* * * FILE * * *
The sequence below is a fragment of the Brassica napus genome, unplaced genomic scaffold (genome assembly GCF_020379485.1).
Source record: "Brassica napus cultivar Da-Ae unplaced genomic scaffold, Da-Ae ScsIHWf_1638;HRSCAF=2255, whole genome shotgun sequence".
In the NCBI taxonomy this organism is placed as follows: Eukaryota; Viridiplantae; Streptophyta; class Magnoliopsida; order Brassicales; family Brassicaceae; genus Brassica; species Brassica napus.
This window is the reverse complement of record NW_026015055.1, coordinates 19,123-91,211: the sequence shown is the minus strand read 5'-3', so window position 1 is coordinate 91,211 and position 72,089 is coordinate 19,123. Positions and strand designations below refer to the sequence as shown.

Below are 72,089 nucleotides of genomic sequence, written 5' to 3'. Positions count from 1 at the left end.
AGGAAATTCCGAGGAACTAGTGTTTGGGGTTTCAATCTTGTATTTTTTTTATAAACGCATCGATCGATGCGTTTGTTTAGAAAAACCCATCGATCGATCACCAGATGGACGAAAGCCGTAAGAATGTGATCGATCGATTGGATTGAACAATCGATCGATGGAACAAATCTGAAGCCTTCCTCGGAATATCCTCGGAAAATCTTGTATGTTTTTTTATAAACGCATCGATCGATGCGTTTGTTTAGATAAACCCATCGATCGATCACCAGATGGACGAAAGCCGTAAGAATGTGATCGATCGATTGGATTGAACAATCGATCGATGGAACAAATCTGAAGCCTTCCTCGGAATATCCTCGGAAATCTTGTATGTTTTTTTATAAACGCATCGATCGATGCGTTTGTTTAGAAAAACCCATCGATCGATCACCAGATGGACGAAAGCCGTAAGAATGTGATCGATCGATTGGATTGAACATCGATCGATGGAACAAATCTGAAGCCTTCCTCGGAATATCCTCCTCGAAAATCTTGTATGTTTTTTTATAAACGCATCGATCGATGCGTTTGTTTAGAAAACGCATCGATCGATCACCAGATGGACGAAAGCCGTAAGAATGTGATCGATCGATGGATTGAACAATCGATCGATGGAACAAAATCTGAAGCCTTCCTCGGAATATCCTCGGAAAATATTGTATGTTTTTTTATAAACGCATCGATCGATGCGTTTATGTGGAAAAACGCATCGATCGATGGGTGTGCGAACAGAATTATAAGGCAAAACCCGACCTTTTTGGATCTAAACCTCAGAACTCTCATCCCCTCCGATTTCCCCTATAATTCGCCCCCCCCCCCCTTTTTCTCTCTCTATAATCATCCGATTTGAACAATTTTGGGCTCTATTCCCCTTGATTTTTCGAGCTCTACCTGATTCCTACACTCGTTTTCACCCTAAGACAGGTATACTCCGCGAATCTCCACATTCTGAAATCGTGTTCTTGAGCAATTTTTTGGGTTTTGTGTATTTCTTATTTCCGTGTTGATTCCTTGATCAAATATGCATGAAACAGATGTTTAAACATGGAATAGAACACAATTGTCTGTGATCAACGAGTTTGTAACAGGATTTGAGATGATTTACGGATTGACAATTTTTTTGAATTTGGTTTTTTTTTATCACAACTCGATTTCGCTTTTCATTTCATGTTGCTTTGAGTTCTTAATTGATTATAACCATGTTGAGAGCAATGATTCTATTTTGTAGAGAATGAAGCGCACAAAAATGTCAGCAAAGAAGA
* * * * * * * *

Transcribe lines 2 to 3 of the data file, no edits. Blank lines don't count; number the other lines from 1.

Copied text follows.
Source record: "Brassica napus cultivar Da-Ae unplaced genomic scaffold, Da-Ae ScsIHWf_1638;HRSCAF=2255, whole genome shotgun sequence".
In the NCBI taxonomy this organism is placed as follows: Eukaryota; Viridiplantae; Streptophyta; class Magnoliopsida; order Brassicales; family Brassicaceae; genus Brassica; species Brassica napus.